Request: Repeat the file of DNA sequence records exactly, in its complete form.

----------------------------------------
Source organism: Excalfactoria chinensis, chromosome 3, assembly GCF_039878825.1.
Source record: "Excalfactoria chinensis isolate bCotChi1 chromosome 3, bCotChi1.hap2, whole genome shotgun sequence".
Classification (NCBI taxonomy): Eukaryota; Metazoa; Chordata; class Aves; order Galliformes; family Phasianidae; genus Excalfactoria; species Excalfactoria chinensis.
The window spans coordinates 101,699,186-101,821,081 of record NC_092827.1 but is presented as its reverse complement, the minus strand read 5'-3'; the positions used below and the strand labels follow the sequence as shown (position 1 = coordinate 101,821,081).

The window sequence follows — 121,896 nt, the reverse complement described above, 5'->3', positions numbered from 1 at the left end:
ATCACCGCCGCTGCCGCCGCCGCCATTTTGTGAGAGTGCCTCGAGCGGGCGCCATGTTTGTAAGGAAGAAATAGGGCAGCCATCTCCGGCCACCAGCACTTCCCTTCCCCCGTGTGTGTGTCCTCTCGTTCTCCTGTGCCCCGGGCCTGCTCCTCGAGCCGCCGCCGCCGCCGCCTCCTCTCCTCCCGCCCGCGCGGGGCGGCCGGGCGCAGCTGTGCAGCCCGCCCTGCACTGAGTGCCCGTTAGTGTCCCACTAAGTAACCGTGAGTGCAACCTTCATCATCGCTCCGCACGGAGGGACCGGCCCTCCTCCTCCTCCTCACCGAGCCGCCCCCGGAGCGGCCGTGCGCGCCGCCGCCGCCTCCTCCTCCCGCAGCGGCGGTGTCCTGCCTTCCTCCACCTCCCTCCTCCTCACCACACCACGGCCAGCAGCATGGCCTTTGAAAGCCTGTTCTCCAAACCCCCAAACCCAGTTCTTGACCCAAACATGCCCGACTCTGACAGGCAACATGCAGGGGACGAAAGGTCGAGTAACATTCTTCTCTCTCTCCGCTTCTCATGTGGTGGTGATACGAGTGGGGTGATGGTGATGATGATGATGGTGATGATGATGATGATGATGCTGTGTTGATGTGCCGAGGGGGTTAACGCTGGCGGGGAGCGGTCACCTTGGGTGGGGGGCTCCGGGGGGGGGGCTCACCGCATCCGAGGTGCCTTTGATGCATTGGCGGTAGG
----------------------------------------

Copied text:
Source organism: Excalfactoria chinensis, chromosome 3, assembly GCF_039878825.1.
Source record: "Excalfactoria chinensis isolate bCotChi1 chromosome 3, bCotChi1.hap2, whole genome shotgun sequence".
Classification (NCBI taxonomy): Eukaryota; Metazoa; Chordata; class Aves; order Galliformes; family Phasianidae; genus Excalfactoria; species Excalfactoria chinensis.
The window spans coordinates 101,699,186-101,821,081 of record NC_092827.1 but is presented as its reverse complement, the minus strand read 5'-3'; the positions used below and the strand labels follow the sequence as shown (position 1 = coordinate 101,821,081).

The window sequence follows — 121,896 nt, the reverse complement described above, 5'->3', positions numbered from 1 at the left end:
ATCACCGCCGCTGCCGCCGCCGCCATTTTGTGAGAGTGCCTCGAGCGGGCGCCATGTTTGTAAGGAAGAAATAGGGCAGCCATCTCCGGCCACCAGCACTTCCCTTCCCCCGTGTGTGTGTCCTCTCGTTCTCCTGTGCCCCGGGCCTGCTCCTCGAGCCGCCGCCGCCGCCGCCTCCTCTCCTCCCGCCCGCGCGGGGCGGCCGGGCGCAGCTGTGCAGCCCGCCCTGCACTGAGTGCCCGTTAGTGTCCCACTAAGTAACCGTGAGTGCAACCTTCATCATCGCTCCGCACGGAGGGACCGGCCCTCCTCCTCCTCCTCACCGAGCCGCCCCCGGAGCGGCCGTGCGCGCCGCCGCCGCCTCCTCCTCCCGCAGCGGCGGTGTCCTGCCTTCCTCCACCTCCCTCCTCCTCACCACACCACGGCCAGCAGCATGGCCTTTGAAAGCCTGTTCTCCAAACCCCCAAACCCAGTTCTTGACCCAAACATGCCCGACTCTGACAGGCAACATGCAGGGGACGAAAGGTCGAGTAACATTCTTCTCTCTCTCCGCTTCTCATGTGGTGGTGATACGAGTGGGGTGATGGTGATGATGATGATGGTGATGATGATGATGATGATGCTGTGTTGATGTGCCGAGGGGGTTAACGCTGGCGGGGAGCGGTCACCTTGGGTGGGGGGCTCCGGGGGGGGGGCTCACCGCATCCGAGGTGCCTTTGATGCATTGGCGGTAGG